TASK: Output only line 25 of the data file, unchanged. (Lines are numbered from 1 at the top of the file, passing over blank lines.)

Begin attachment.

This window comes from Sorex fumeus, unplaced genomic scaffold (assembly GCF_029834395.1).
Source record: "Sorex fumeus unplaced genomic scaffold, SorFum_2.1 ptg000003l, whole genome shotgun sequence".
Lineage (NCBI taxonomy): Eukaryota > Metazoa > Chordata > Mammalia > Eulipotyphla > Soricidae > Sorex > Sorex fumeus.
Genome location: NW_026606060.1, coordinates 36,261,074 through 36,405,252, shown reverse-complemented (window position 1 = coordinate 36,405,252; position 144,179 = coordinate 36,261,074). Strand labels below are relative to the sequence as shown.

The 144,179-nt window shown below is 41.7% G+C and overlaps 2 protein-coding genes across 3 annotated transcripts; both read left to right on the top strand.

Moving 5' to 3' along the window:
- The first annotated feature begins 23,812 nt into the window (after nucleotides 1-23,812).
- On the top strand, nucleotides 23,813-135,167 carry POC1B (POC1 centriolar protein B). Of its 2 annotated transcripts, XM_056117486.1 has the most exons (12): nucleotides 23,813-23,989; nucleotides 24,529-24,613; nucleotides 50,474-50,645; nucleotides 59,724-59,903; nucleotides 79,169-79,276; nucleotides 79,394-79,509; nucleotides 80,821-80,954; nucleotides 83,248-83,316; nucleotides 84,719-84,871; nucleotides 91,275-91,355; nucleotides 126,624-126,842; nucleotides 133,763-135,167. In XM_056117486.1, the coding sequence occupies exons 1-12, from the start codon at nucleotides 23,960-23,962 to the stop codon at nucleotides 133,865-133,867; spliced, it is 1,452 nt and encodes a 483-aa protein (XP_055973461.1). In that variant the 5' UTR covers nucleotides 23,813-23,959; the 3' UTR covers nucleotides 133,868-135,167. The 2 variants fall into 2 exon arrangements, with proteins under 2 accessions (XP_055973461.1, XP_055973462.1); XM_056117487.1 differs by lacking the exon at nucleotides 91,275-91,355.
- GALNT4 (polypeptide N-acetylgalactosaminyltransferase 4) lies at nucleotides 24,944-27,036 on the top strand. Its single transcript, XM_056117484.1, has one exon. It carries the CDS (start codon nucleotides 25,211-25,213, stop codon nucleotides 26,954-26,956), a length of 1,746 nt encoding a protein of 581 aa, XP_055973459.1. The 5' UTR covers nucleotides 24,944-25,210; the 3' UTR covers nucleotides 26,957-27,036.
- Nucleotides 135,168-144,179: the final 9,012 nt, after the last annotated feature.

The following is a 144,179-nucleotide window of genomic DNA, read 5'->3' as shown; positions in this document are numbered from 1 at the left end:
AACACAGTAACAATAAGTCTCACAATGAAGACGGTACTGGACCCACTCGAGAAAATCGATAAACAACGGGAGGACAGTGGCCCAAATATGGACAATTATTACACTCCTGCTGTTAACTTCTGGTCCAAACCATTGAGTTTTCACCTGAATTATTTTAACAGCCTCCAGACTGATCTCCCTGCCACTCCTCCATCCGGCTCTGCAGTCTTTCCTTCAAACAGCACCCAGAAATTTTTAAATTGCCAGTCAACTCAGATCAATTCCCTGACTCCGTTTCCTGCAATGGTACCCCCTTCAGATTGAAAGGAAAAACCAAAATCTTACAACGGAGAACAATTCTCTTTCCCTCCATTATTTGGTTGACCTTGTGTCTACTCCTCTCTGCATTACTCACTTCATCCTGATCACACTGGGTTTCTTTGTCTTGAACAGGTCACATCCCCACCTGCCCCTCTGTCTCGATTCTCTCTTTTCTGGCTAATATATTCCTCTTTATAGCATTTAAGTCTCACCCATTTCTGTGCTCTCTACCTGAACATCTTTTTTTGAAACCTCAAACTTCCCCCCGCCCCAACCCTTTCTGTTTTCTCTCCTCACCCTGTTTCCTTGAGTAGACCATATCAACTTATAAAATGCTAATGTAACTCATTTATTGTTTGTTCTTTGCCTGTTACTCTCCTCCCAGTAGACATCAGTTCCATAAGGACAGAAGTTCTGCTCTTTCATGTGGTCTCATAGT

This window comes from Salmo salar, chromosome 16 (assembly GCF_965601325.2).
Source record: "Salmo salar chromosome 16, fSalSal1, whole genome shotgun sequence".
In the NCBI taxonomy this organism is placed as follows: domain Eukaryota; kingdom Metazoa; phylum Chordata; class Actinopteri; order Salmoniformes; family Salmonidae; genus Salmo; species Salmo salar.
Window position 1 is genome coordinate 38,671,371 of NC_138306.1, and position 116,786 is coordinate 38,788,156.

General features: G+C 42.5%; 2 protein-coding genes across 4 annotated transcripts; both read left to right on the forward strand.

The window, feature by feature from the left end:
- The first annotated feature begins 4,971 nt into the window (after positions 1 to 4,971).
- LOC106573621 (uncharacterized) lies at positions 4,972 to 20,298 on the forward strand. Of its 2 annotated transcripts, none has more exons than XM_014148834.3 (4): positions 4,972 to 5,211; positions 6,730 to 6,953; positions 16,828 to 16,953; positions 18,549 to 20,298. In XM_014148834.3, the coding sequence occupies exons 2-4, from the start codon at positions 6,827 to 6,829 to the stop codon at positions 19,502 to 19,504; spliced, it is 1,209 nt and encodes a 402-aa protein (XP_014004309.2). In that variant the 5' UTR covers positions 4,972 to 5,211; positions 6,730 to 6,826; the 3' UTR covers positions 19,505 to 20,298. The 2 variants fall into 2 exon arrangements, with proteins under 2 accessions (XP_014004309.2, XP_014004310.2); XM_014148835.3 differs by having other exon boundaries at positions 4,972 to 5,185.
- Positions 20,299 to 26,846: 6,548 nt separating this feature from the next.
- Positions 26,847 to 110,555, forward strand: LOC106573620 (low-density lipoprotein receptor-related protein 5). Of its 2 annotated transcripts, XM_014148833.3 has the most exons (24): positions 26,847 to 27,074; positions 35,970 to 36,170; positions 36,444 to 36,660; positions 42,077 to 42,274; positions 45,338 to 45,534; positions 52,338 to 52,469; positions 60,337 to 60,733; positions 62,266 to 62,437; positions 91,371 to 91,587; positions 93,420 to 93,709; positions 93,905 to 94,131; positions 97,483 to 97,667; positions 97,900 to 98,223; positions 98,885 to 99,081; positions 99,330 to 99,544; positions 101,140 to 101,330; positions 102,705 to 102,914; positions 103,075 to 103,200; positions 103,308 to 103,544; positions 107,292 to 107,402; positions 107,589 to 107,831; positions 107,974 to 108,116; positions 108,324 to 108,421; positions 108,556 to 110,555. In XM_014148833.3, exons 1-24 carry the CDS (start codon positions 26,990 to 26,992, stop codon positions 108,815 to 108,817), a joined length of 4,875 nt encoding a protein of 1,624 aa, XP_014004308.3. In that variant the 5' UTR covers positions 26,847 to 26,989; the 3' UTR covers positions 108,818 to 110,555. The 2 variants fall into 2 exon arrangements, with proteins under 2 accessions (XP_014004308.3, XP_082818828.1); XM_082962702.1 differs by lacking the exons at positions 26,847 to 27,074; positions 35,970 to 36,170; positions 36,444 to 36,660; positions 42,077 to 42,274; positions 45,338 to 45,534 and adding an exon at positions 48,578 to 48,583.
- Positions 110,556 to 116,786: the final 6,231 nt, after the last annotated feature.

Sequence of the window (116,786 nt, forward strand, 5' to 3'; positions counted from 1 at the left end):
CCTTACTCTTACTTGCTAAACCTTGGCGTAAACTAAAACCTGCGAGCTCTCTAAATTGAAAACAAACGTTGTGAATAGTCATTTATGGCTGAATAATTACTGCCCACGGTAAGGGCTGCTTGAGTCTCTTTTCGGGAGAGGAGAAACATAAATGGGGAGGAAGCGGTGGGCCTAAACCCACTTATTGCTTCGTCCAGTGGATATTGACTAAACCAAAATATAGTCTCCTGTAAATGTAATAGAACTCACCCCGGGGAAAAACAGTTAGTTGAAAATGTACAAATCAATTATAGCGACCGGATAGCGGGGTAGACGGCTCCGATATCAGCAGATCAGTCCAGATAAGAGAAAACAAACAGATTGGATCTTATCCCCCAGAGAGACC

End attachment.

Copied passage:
CCTTACTCTTACTTGCTAAACCTTGGCGTAAACTAAAACCTGCGAGCTCTCTAAATTGAAAACAAACGTTGTGAATAGTCATTTATGGCTGAATAATTACTGCCCACGGTAAGGGCTGCTTGAGTCTCTTTTCGGGAGAGGAGAAACATAAATGGGGAGGAAGCGGTGGGCCTAAACCCACTTATTGCTTCGTCCAGTGGATATTGACTAAACCAAAATATAGTCTCCTGTAAATGTAATAGAACTCACCCCGGGGAAAAACAGTTAGTTGAAAATGTACAAATCAATTATAGCGACCGGATAGCGGGGTAGACGGCTCCGATATCAGCAGATCAGTCCAGATAAGAGAAAACAAACAGATTGGATCTTATCCCCCAGAGAGACC